What Do We Know About Cyber Escalation? Observations from Simulations and Surveys
Bottom Line: Cyber operations have allowed great powers to engage with enemies without escalating conflict, and have often worked to stabilize situations.
Great power competition "often involves the risk of escalation." Most powers -- including countries like Iran -- have nuclear arsenals, which makes escalation dangerous and increases the need for de-escalating strategies. Crisis studies since the Cold War have held that most countries will respond in-kind to a threat from an enemy nation. In other words, escalation breeds more escalation.
The emergence of new technologies can change "how decision makers weigh the cost and benefits of various foreign policy preferences." Experts are currently trying to determine how cyber operations will change the dynamic of international engagement, if at all.
Some think cyber operations will make things worse, since "in cyberspace, states are likely to confuse intelligence collection with more dangerous, offensive intrusions in their networks." Meanwhile, others think that cyber operations can actually help states manage crises and serve as tools for de-escalation.
To gauge public attitudes on cyber operations in great power competition, the Atlantic Council conducted a simulation. A thousand participants from the United States, Russia and Israel were given a scenario in which two nuclear states were engaged in a territorial dispute. Respondents were asked whether the "Green state" should de-escalate, escalate, or respond proportionally to a crisis with the "Purple state."
They found that U.S. respondents generally opted for a proportional response, while Russian respondents "escalated more than expected." Across the board, the Russians tended to choose one of the "extreme" positions, though the majority of respondents wanted to de-escalate the crisis. With the exception of Russia, "the presence of cyber triggering events" did not affect preferences across countries.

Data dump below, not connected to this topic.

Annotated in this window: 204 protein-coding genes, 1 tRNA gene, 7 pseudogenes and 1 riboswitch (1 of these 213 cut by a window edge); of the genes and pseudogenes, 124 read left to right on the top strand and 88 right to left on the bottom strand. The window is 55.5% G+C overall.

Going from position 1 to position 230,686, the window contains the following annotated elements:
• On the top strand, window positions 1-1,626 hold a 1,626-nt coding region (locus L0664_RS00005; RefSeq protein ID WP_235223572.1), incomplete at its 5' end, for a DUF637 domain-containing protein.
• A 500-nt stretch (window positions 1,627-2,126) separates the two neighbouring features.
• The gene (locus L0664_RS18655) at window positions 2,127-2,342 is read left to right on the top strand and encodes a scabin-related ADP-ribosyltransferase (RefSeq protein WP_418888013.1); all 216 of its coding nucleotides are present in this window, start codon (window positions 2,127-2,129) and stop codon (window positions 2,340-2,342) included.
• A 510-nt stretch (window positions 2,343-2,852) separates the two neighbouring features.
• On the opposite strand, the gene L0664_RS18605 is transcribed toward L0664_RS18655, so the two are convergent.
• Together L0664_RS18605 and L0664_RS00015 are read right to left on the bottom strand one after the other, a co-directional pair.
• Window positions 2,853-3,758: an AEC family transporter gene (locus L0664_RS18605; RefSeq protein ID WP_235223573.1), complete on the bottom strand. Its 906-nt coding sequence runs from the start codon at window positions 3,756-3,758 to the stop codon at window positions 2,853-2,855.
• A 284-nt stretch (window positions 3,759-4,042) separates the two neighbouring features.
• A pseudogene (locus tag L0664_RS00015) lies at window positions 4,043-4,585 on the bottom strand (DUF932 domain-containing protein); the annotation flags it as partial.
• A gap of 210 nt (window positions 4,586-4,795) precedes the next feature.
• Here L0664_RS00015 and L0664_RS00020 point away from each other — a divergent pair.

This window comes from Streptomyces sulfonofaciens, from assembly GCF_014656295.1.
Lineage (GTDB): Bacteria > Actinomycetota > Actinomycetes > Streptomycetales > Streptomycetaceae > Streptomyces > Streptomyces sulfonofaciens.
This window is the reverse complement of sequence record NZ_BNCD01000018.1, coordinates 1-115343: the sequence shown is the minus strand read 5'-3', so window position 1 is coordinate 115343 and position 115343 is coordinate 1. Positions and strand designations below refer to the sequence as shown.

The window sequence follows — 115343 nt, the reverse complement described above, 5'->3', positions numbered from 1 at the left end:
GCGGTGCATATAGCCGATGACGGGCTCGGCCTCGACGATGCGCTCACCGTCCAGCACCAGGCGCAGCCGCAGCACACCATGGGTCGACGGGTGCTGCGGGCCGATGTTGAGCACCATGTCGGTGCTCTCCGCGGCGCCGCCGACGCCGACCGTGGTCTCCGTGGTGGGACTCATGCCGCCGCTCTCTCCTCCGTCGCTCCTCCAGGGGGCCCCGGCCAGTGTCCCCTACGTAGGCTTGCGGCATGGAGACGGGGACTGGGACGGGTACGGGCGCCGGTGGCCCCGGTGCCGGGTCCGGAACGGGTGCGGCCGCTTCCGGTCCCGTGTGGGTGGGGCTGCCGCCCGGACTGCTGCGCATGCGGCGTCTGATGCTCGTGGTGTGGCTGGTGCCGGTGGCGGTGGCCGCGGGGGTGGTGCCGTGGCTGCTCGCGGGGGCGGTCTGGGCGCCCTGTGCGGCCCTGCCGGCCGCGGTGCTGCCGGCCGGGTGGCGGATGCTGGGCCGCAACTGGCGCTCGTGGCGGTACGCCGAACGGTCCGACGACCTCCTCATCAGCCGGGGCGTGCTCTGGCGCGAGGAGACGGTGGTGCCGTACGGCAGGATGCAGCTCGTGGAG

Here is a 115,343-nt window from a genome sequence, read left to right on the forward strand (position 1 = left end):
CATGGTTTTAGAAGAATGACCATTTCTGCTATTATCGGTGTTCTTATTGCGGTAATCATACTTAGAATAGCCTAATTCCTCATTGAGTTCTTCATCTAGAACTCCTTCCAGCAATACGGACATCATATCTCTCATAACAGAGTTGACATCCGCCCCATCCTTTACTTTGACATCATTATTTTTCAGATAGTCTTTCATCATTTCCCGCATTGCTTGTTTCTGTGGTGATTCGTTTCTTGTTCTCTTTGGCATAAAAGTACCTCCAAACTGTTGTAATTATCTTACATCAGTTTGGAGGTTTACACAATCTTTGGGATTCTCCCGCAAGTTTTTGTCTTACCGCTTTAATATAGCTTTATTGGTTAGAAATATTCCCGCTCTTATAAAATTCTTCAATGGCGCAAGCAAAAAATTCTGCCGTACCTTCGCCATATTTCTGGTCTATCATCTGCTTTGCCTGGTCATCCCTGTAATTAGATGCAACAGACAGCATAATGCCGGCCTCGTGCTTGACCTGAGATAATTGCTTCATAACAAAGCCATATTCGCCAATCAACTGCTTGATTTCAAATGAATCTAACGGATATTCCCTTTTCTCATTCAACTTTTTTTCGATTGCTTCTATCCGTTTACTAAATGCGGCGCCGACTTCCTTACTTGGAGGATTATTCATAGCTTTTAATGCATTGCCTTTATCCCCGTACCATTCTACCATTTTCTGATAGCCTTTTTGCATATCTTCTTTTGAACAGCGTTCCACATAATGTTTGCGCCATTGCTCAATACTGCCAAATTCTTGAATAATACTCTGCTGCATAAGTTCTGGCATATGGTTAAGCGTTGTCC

Notably, the survey suggested that "cyber operations appear less as instruments of escalation and more as signaling mechanisms that provide crisis offramps and help states shape adversary behavior short of armed conflict."
Other notable results: Russian respondents opted for diplomatic talks more than expected, while Israelis responded as such less than expected. Russian respondents were far more interested in working with social media companies to remove propaganda than U.S. respondents, despite "concerns over the 2016 US election."
Across scenarios, Russian respondents were uninterested in using backchannels during a crisis, while "Israeli respondents showed a preference, regardless of treatment, to use black and gray propaganda to discredit their rival more than expected." In contrast to U.S. respondents, who opted for military respondents when they lacked cyber options, Israeli respondents opted for military responses "more than expected when cyber options were available."
All told, the survey reveals that "cyber operations are not inherently escalatory," and suggest that policymakers should treat them accordingly. Conceptualizing an appropriate framework around cyber operations in great power competition is crucial in our connected age.
Read the full report here.